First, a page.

Jack Albany (Dick Van Dyke) is an actor who likes to think he is capable of great things, dreaming of gaining more acclaim than he already has for his Shakespeare performances but actually typecast on television as a gangster in a production line of crime dramas and thrillers. What he wouldn't give to prove his mettle on a major stage, but this eludes him, no matter his ego telling him that he is more than ready. However, tonight as he leaves the studio, he becomes aware he is being followed, and as his nerves begin to show, the man confronts him: he is Florian (Tony Bill), a genuine gangster who has been assigned to pick up this hitman and take him to his boss (Edward G. Robinson).
Yes, it was mistaken identity time again, some of the best around used that plot, though so did some of the not-so-great, and Never a Dull Moment tended towards the latter despite expert playing by Van Dyke, here at the peak of his nineteen-sixties fame (and powers). Understandably when his other major Disney movie was Mary Poppins, this little item is often forgotten about in his career, but it existed as proof that after his huge success on television sitcom land launched him as a star, he also took the lead in this family-friendly comedy, though the further it went on the more you would consider it had been manufactured to appeal to the dads in the audience.
Rather than the kids, their dads might have sat down with them on a trip to the movies and spent the whole picture thinking to themselves, wait a minute, isn't that... and he's whatsisname... I recognise him! If it failed as a ripsnorting laugh generator, at the very least this succeeded to give a collection of character actors best known for their roles as criminals much-needed work; they must have thought this was going to be high profile from the House of Mouse brand, as if nothing else Walt liked to give faded talents another chance when it came to appearing in his productions, and though he had passed away the previous year, the studio was continuing that laudable tradition.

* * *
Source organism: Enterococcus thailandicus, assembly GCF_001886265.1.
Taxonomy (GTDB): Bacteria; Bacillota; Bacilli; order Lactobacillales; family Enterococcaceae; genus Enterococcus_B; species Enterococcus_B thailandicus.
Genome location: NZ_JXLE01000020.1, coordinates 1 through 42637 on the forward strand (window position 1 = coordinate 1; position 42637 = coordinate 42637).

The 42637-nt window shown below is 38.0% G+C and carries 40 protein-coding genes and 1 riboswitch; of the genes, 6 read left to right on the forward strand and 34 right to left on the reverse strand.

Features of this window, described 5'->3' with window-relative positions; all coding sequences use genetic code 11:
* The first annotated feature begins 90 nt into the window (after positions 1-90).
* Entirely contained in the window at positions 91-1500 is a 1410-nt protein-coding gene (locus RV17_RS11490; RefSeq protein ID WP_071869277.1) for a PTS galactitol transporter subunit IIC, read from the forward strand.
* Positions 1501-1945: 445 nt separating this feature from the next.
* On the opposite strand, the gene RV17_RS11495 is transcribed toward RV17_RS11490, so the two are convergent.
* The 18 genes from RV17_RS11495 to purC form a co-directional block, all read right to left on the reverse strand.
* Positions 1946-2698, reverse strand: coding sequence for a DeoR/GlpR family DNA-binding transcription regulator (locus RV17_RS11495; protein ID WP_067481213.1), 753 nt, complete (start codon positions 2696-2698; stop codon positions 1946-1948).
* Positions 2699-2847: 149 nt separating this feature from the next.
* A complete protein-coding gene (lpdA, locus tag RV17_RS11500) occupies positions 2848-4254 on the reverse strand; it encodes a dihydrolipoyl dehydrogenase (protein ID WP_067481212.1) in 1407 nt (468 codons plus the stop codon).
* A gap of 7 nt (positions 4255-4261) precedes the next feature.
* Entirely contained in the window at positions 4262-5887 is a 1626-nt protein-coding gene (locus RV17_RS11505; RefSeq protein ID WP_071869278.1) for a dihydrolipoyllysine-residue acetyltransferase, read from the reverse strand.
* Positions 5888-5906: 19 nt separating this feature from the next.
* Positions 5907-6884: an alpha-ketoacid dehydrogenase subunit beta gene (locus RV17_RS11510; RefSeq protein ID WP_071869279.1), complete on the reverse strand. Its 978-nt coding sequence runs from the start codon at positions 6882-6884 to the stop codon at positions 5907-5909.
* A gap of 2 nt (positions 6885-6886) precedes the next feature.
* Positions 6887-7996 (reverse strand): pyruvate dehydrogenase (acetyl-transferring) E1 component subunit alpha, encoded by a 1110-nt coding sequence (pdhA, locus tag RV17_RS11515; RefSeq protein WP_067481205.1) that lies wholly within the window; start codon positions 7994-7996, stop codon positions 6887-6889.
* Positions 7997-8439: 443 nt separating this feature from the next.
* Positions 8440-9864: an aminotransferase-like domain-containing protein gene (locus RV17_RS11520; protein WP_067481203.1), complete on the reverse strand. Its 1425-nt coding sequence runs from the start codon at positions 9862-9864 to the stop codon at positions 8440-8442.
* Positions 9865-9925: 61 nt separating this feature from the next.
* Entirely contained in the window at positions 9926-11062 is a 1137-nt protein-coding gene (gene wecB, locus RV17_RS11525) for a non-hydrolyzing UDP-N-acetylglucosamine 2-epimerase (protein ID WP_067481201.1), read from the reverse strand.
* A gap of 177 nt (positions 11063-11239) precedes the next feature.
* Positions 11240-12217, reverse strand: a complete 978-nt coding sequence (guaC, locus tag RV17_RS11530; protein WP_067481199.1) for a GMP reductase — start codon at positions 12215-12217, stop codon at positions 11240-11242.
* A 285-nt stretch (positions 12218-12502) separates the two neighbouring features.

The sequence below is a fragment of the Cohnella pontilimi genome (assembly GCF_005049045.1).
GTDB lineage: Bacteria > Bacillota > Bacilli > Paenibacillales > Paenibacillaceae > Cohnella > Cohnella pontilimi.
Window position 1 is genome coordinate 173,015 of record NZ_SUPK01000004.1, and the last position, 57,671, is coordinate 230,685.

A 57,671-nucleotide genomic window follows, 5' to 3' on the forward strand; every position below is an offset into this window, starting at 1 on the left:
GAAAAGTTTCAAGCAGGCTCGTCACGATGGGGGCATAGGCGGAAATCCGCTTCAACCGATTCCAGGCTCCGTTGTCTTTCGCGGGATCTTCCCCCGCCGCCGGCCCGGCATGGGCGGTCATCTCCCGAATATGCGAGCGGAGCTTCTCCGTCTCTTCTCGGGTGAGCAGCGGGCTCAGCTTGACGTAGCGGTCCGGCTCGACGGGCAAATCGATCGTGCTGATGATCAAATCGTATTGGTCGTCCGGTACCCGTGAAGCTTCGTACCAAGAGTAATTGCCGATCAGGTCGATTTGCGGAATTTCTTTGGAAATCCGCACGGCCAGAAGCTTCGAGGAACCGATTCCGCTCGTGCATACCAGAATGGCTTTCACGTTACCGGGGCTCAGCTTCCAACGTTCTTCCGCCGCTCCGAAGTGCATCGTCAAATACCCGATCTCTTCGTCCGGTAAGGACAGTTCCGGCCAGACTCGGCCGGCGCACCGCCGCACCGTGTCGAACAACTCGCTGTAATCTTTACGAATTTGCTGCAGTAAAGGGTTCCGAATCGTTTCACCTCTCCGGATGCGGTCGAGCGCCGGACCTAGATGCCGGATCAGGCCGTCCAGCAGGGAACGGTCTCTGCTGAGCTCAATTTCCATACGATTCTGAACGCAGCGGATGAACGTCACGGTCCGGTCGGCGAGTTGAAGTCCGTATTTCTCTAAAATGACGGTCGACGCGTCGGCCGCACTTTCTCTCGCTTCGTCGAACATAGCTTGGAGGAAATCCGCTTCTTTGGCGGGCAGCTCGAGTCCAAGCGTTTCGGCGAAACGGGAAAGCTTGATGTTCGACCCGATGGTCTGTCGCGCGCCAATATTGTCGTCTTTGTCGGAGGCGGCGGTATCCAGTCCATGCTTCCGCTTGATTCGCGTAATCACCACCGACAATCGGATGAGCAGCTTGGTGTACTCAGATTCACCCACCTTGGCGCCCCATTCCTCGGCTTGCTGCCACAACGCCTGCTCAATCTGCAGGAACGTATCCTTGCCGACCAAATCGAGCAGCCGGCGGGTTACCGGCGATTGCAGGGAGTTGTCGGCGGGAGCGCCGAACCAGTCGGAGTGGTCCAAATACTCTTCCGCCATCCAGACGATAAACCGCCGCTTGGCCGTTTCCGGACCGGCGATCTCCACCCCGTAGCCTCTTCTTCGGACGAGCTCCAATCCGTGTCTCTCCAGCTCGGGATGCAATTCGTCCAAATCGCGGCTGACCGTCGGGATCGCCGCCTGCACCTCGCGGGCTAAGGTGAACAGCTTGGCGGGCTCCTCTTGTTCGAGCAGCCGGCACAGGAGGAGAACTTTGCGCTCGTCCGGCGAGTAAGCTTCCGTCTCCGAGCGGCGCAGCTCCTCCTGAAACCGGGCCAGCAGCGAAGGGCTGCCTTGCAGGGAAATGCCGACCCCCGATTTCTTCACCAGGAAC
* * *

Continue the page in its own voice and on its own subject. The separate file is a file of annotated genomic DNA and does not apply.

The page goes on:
This meant Never a Dull Moment featured Edward G. Robinson, as Leo Joseph Smooth, in his final gangster part; those characters had made him rich and famous, so in this there was a neat sense of waving farewell to the types who had been so good to him professionally. He was also given the opportunity to indulge his love of art, as Smooth is obsessed with the idea that he could in his retirement become a great artist in his old age, all he needs is practice and a little guidance (from tutor Dorothy Provine). But there's something else he desires in that area, a large mural of a painting that does not look too dissimilar to a Van Gogh, Sunflowers for example, only it's around twenty feet long and belongs on the wall of a gallery, not on the wall of a criminal's stash of treasures at his mansion.
Said mansion purchased with his ill-gotten gains, no doubt. As if Van Dyke pitting his wits against Robinson was not enough to lure in vintage film fans, how about the cast in support, who included among them a bunch of decidedly non-Disney audience-friendly performers as Henry Silva (soon to be cornering the market in Italian gangster thrillers), Jack Elam (who seemed to use this as his cue to concentrate on comedy afterwards), Slim Pickens (a rare non-Western outing), Mickey Shaughnessy (no stranger to humour - but as a butler?!) and so forth. If this barely raised a titter thanks to a curious reliance on supposedly amusing situations instead of the witty lines it sorely needed, then the interplay from this list of performers did conjure up some interest that was not quite overwhelmed by the overlit sets and obvious screenplay. Although it seems it was frequently about to turn into an update of Robinson's black comedy favourite A Slight Case of Murder, nobody died here, though it could have done with an edge to make it stand out. Music by Robert F. Brunner.